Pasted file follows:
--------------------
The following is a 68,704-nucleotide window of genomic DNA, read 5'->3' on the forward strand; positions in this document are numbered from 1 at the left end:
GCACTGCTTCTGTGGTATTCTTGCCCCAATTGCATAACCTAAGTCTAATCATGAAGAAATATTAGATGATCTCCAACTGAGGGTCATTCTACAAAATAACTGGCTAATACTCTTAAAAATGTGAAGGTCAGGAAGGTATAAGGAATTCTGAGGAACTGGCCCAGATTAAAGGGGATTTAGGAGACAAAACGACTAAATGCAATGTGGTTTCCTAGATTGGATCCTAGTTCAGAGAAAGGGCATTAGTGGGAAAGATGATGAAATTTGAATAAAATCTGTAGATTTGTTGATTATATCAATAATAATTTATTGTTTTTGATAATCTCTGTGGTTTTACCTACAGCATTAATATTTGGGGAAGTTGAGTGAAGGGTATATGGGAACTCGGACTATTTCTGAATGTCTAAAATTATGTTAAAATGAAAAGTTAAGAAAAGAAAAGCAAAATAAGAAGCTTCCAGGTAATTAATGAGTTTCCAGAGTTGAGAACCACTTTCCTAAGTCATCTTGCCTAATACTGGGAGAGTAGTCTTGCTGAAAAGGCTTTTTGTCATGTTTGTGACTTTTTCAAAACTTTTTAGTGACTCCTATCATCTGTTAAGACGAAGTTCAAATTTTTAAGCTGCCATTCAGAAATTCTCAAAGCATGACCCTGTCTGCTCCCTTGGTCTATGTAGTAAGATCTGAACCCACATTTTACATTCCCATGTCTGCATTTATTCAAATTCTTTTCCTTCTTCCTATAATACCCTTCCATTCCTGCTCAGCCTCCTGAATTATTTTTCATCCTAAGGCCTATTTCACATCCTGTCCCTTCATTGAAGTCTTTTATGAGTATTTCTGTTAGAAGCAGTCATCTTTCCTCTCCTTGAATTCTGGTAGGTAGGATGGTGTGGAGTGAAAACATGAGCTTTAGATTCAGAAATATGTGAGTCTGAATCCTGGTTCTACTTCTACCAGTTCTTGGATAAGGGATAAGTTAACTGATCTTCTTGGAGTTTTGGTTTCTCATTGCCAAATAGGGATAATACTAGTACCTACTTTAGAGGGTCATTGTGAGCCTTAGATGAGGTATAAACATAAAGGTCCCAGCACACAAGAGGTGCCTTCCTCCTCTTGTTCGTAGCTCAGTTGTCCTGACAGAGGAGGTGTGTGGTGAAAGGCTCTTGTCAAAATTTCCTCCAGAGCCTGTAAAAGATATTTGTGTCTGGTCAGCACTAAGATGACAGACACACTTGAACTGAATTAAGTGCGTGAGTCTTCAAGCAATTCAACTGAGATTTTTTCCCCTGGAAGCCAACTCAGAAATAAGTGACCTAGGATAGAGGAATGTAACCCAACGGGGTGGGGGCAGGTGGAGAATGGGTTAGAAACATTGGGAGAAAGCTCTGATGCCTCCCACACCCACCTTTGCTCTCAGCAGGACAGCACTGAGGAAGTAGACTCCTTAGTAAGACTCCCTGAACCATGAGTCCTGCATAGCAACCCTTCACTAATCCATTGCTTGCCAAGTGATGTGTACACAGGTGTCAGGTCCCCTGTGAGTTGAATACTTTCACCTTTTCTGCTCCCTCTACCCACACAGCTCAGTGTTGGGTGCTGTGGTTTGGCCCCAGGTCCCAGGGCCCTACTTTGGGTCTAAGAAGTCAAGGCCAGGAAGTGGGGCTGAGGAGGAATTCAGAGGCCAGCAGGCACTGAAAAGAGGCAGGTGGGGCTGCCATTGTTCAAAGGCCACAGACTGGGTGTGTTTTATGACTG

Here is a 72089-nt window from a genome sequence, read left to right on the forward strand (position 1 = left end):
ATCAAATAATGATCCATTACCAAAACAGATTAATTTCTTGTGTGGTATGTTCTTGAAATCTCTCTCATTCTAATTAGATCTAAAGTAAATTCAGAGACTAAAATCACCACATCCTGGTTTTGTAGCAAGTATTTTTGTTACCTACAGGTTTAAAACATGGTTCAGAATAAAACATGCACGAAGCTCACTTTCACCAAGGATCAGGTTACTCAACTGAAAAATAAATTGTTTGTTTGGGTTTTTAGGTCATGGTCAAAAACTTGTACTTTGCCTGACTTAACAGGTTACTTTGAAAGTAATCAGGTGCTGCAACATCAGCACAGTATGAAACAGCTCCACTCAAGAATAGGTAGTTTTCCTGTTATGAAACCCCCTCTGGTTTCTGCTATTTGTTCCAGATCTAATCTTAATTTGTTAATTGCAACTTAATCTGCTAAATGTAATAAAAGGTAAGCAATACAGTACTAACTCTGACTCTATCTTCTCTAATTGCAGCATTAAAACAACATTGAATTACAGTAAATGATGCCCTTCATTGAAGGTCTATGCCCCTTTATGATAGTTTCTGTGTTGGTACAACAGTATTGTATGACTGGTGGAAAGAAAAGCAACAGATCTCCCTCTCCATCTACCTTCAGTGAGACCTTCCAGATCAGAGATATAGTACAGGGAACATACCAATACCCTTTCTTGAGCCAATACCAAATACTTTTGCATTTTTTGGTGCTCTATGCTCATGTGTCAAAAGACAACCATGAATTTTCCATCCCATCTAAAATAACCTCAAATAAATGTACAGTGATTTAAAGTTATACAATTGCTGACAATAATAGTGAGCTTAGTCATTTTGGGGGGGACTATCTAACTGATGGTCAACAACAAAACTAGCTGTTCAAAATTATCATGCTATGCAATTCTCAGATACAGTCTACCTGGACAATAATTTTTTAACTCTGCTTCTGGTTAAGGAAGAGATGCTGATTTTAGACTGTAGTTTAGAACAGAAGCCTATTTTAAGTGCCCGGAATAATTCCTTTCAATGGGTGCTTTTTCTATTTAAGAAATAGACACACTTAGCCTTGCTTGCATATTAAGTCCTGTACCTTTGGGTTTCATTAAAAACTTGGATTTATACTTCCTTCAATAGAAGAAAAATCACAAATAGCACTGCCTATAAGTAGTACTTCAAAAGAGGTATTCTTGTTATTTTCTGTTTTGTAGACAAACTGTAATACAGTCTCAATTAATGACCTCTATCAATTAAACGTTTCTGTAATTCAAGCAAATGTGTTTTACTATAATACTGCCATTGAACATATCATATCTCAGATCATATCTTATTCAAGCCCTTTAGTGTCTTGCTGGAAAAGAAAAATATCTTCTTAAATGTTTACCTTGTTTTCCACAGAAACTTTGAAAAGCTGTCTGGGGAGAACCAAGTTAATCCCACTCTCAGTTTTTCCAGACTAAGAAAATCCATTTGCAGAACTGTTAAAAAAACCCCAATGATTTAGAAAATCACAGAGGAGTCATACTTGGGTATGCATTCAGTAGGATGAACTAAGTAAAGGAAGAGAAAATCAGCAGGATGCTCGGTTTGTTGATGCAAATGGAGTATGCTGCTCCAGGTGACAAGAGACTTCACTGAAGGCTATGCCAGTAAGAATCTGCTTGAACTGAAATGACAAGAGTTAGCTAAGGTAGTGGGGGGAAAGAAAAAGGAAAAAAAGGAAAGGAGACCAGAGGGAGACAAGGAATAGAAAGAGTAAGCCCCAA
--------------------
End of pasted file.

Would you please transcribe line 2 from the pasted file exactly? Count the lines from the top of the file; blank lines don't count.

GCACTGCTTCTGTGGTATTCTTGCCCCAATTGCATAACCTAAGTCTAATCATGAAGAAATATTAGATGATCTCCAACTGAGGGTCATTCTACAAAATAACTGGCTAATACTCTTAAAAATGTGAAGGTCAGGAAGGTATAAGGAATTCTGAGGAACTGGCCCAGATTAAAGGGGATTTAGGAGACAAAACGACTAAATGCAATGTGGTTTCCTAGATTGGATCCTAGTTCAGAGAAAGGGCATTAGTGGGAAAGATGATGAAATTTGAATAAAATCTGTAGATTTGTTGATTATATCAATAATAATTTATTGTTTTTGATAATCTCTGTGGTTTTACCTACAGCATTAATATTTGGGGAAGTTGAGTGAAGGGTATATGGGAACTCGGACTATTTCTGAATGTCTAAAATTATGTTAAAATGAAAAGTTAAGAAAAGAAAAGCAAAATAAGAAGCTTCCAGGTAATTAATGAGTTTCCAGAGTTGAGAACCACTTTCCTAAGTCATCTTGCCTAATACTGGGAGAGTAGTCTTGCTGAAAAGGCTTTTTGTCATGTTTGTGACTTTTTCAAAACTTTTTAGTGACTCCTATCATCTGTTAAGACGAAGTTCAAATTTTTAAGCTGCCATTCAGAAATTCTCAAAGCATGACCCTGTCTGCTCCCTTGGTCTATGTAGTAAGATCTGAACCCACATTTTACATTCCCATGTCTGCATTTATTCAAATTCTTTTCCTTCTTCCTATAATACCCTTCCATTCCTGCTCAGCCTCCTGAATTATTTTTCATCCTAAGGCCTATTTCACATCCTGTCCCTTCATTGAAGTCTTTTATGAGTATTTCTGTTAGAAGCAGTCATCTTTCCTCTCCTTGAATTCTGGTAGGTAGGATGGTGTGGAGTGAAAACATGAGCTTTAGATTCAGAAATATGTGAGTCTGAATCCTGGTTCTACTTCTACCAGTTCTTGGATAAGGGATAAGTTAACTGATCTTCTTGGAGTTTTGGTTTCTCATTGCCAAATAGGGATAATACTAGTACCTACTTTAGAGGGTCATTGTGAGCCTTAGATGAGGTATAAACATAAAGGTCCCAGCACACAAGAGGTGCCTTCCTCCTCTTGTTCGTAGCTCAGTTGTCCTGACAGAGGAGGTGTGTGGTGAAAGGCTCTTGTCAAAATTTCCTCCAGAGCCTGTAAAAGATATTTGTGTCTGGTCAGCACTAAGATGACAGACACACTTGAACTGAATTAAGTGCGTGAGTCTTCAAGCAATTCAACTGAGATTTTTTCCCCTGGAAGCCAACTCAGAAATAAGTGACCTAGGATAGAGGAATGTAACCCAACGGGGTGGGGGCAGGTGGAGAATGGGTTAGAAACATTGGGAGAAAGCTCTGATGCCTCCCACACCCACCTTTGCTCTCAGCAGGACAGCACTGAGGAAGTAGACTCCTTAGTAAGACTCCCTGAACCATGAGTCCTGCATAGCAACCCTTCACTAATCCATTGCTTGCCAAGTGATGTGTACACAGGTGTCAGGTCCCCTGTGAGTTGAATACTTTCACCTTTTCTGCTCCCTCTACCCACACAGCTCAGTGTTGGGTGCTGTGGTTTGGCCCCAGGTCCCAGGGCCCTACTTTGGGTCTAAGAAGTCAAGGCCAGGAAGTGGGGCTGAGGAGGAATTCAGAGGCCAGCAGGCACTGAAAAGAGGCAGGTGGGGCTGCCATTGTTCAAAGGCCACAGACTGGGTGTGTTTTATGACTG